Architecture student Paul Nelson has designs on a prestigious international award for his project work.
The 24-year-old of Moorhey Crescent, Bamber Bridge, is one of less than 100 students worldwide nominated for this year’s silver medal by the Royal Institute of British Architects (RIBA).
First awarded in 1836 as the RIBA Silver Medal for an architectural essay, it is RIBA’s oldest award, and aims to recognise and promote design work.
Paul, who is his sixth year of a degree course at the University of Lincoln, has based his final year project around the idea of a ‘cabinet of curiosities’ in the ruins of an Oxfordshire manor house with peepholes and a sense of the ‘observer being observed’.
Paul said: “I’ve based the design around the film Robinson in Ruins.
“It is directed by Blackpool-born Patrick Keiller, who was originally an architect, and I picked up the manor house site from that film.
“I take the narrative from where the film ends, and there are quite a few themes running along through it.”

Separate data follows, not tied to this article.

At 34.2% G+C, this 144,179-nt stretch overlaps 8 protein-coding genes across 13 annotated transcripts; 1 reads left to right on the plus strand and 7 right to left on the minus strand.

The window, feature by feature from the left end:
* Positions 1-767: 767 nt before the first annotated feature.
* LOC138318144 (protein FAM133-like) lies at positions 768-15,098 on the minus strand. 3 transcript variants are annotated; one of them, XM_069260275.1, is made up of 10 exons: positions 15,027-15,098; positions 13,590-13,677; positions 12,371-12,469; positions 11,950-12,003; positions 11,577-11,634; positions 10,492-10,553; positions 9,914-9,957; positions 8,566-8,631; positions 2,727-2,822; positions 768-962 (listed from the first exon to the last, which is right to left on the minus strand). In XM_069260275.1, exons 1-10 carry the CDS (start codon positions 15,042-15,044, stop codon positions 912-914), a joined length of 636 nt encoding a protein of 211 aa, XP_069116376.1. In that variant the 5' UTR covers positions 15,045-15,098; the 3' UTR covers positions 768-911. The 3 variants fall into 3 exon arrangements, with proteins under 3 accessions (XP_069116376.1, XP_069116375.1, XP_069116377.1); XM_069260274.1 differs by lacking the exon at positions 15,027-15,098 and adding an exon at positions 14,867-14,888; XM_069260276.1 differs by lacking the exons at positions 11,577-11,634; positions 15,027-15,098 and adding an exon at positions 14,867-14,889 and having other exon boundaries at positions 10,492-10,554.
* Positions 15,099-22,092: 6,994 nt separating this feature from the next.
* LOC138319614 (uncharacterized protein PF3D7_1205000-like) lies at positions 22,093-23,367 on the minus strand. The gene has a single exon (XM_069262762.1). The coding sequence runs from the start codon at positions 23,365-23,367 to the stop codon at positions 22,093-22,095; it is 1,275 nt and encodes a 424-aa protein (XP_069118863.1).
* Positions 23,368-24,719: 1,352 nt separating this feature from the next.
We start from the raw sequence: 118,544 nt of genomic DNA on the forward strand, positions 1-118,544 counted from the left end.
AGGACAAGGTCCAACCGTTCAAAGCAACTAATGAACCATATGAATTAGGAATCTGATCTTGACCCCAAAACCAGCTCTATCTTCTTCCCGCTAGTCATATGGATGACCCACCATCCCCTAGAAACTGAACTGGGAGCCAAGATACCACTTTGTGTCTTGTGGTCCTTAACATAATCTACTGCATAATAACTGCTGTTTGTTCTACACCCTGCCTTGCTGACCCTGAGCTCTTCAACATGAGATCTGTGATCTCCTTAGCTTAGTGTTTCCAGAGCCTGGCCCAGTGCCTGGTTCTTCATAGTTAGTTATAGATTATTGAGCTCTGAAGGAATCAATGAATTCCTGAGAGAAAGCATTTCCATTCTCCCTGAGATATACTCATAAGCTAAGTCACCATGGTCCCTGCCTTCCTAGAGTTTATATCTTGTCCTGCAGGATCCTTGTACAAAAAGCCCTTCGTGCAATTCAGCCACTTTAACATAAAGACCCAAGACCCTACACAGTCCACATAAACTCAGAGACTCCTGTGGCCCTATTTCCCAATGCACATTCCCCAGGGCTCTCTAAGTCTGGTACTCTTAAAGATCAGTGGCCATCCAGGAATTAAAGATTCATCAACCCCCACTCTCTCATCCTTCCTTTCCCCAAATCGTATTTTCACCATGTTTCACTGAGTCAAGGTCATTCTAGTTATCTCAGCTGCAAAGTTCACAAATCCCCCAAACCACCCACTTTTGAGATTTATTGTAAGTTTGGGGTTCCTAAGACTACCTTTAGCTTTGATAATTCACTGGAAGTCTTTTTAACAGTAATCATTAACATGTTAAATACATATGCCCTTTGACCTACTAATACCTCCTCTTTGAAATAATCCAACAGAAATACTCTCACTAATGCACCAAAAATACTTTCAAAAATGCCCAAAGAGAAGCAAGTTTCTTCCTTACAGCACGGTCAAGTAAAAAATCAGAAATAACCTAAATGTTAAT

Paul added: “In the sixth year you can choose yourself what you want to work on, so there’s always a good mix of ideas.
“You are working on your own, but I have had some good support from tutors too.”
Paul has long had an interest in restoring old buildings, and was involved in the ill-fated recent campaign to save Wesley Street Mill in Bamber Bridge from demolition, while also completing his studies.
His course has involved three years as an undergraduate, a year out in practice, and a further two years completing a masters.
He is now back in the North West “for the foreseeable future” and has taken on a job with Chorley practice Gilling Dod, though still faces another exam after a year in industry.
Paul was nominated by his university lecturers and judging for the competition takes place on October 24, with an award ceremony in December.
He added: “It’s fantastic to be nominated for the award, it’s the best thing to be nominated for at the end of six years.
“I wasn’t expecting it at all.”